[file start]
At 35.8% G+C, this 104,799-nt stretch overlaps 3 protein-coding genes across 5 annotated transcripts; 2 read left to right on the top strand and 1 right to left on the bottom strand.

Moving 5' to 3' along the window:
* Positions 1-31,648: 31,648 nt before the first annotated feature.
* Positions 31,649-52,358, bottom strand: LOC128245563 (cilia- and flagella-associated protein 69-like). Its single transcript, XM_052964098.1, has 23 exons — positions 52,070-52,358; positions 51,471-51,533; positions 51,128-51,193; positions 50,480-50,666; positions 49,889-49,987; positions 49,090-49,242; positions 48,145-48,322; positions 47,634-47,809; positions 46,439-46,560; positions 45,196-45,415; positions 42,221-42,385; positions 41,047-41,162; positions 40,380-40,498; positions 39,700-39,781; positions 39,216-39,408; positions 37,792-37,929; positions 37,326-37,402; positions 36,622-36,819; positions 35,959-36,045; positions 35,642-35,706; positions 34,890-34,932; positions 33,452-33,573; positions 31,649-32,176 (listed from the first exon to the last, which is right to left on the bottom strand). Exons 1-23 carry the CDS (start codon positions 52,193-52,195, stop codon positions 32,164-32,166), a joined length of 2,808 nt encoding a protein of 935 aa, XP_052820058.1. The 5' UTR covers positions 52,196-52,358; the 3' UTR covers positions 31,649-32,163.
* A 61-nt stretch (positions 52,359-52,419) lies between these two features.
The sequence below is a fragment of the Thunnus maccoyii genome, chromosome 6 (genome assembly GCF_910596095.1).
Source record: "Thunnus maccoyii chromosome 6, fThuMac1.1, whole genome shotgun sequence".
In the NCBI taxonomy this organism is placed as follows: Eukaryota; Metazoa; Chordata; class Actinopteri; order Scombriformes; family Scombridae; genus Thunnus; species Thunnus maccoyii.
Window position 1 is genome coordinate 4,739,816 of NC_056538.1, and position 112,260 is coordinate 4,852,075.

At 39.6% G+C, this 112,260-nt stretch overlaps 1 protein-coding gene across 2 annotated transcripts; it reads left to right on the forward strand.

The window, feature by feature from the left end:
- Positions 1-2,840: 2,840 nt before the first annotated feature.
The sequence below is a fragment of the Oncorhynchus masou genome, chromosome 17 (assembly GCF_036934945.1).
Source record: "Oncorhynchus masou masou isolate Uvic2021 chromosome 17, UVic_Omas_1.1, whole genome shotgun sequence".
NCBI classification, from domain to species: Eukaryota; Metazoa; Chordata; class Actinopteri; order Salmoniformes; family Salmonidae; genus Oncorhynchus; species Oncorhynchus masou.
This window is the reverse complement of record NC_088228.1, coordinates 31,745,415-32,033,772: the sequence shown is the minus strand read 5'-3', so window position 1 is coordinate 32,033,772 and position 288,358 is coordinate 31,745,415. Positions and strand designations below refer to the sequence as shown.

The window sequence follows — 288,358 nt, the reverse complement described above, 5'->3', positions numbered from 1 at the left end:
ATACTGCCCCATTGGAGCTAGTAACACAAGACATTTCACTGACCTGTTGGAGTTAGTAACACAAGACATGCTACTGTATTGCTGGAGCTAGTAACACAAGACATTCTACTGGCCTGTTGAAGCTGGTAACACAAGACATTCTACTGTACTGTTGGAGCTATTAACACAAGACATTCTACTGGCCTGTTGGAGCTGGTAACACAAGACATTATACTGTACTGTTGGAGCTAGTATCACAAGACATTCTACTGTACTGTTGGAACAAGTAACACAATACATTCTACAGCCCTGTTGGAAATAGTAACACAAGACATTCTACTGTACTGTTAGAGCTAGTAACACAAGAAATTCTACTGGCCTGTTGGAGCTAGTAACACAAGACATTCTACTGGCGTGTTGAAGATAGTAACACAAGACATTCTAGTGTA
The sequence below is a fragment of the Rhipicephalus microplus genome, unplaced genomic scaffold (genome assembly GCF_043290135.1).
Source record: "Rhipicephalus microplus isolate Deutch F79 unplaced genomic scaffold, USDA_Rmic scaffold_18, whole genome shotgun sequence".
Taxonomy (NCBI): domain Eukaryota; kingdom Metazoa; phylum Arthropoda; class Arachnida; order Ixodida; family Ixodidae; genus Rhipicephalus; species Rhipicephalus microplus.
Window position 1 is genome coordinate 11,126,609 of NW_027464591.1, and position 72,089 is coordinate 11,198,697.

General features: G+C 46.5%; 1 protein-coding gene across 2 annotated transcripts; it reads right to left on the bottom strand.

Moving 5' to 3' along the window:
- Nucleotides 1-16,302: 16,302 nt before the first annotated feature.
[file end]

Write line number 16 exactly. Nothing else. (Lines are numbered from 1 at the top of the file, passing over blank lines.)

This window is the reverse complement of record NC_088228.1, coordinates 31,745,415-32,033,772: the sequence shown is the minus strand read 5'-3', so window position 1 is coordinate 32,033,772 and position 288,358 is coordinate 31,745,415. Positions and strand designations below refer to the sequence as shown.